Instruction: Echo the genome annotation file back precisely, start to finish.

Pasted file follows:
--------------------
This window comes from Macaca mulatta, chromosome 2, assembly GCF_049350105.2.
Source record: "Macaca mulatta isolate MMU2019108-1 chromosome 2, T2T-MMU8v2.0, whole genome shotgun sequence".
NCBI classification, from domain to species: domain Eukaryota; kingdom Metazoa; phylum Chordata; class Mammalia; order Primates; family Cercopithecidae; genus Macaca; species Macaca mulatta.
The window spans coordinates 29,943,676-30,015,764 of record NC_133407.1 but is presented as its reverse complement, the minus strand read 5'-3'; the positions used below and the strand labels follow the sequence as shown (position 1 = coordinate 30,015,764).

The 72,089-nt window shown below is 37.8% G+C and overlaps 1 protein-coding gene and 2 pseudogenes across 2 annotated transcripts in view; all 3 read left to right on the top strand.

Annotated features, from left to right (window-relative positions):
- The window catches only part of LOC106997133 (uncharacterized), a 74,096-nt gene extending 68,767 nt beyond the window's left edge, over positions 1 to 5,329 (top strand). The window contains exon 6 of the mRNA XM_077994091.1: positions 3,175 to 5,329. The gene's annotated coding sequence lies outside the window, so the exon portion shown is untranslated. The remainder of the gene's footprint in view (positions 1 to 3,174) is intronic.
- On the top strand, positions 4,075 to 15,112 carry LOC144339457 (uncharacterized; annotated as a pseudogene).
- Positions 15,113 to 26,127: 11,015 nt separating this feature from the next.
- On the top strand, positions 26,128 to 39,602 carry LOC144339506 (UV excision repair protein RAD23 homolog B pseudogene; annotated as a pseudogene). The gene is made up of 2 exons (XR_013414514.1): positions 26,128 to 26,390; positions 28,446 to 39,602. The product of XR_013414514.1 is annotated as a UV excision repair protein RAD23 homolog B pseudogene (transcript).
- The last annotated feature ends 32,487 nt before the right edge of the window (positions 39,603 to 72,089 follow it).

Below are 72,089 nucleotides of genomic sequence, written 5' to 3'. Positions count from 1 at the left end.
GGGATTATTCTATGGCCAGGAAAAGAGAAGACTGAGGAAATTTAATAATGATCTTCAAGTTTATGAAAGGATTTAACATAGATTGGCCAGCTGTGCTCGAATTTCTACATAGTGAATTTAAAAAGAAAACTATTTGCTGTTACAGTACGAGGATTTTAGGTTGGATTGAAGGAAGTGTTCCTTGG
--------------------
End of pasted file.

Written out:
This window comes from Macaca mulatta, chromosome 2, assembly GCF_049350105.2.
Source record: "Macaca mulatta isolate MMU2019108-1 chromosome 2, T2T-MMU8v2.0, whole genome shotgun sequence".
NCBI classification, from domain to species: domain Eukaryota; kingdom Metazoa; phylum Chordata; class Mammalia; order Primates; family Cercopithecidae; genus Macaca; species Macaca mulatta.
The window spans coordinates 29,943,676-30,015,764 of record NC_133407.1 but is presented as its reverse complement, the minus strand read 5'-3'; the positions used below and the strand labels follow the sequence as shown (position 1 = coordinate 30,015,764).

The 72,089-nt window shown below is 37.8% G+C and overlaps 1 protein-coding gene and 2 pseudogenes across 2 annotated transcripts in view; all 3 read left to right on the top strand.

Annotated features, from left to right (window-relative positions):
- The window catches only part of LOC106997133 (uncharacterized), a 74,096-nt gene extending 68,767 nt beyond the window's left edge, over positions 1 to 5,329 (top strand). The window contains exon 6 of the mRNA XM_077994091.1: positions 3,175 to 5,329. The gene's annotated coding sequence lies outside the window, so the exon portion shown is untranslated. The remainder of the gene's footprint in view (positions 1 to 3,174) is intronic.
- On the top strand, positions 4,075 to 15,112 carry LOC144339457 (uncharacterized; annotated as a pseudogene).
- Positions 15,113 to 26,127: 11,015 nt separating this feature from the next.
- On the top strand, positions 26,128 to 39,602 carry LOC144339506 (UV excision repair protein RAD23 homolog B pseudogene; annotated as a pseudogene). The gene is made up of 2 exons (XR_013414514.1): positions 26,128 to 26,390; positions 28,446 to 39,602. The product of XR_013414514.1 is annotated as a UV excision repair protein RAD23 homolog B pseudogene (transcript).
- The last annotated feature ends 32,487 nt before the right edge of the window (positions 39,603 to 72,089 follow it).

Below are 72,089 nucleotides of genomic sequence, written 5' to 3'. Positions count from 1 at the left end.
GGGATTATTCTATGGCCAGGAAAAGAGAAGACTGAGGAAATTTAATAATGATCTTCAAGTTTATGAAAGGATTTAACATAGATTGGCCAGCTGTGCTCGAATTTCTACATAGTGAATTTAAAAAGAAAACTATTTGCTGTTACAGTACGAGGATTTTAGGTTGGATTGAAGGAAGTGTTCCTTGG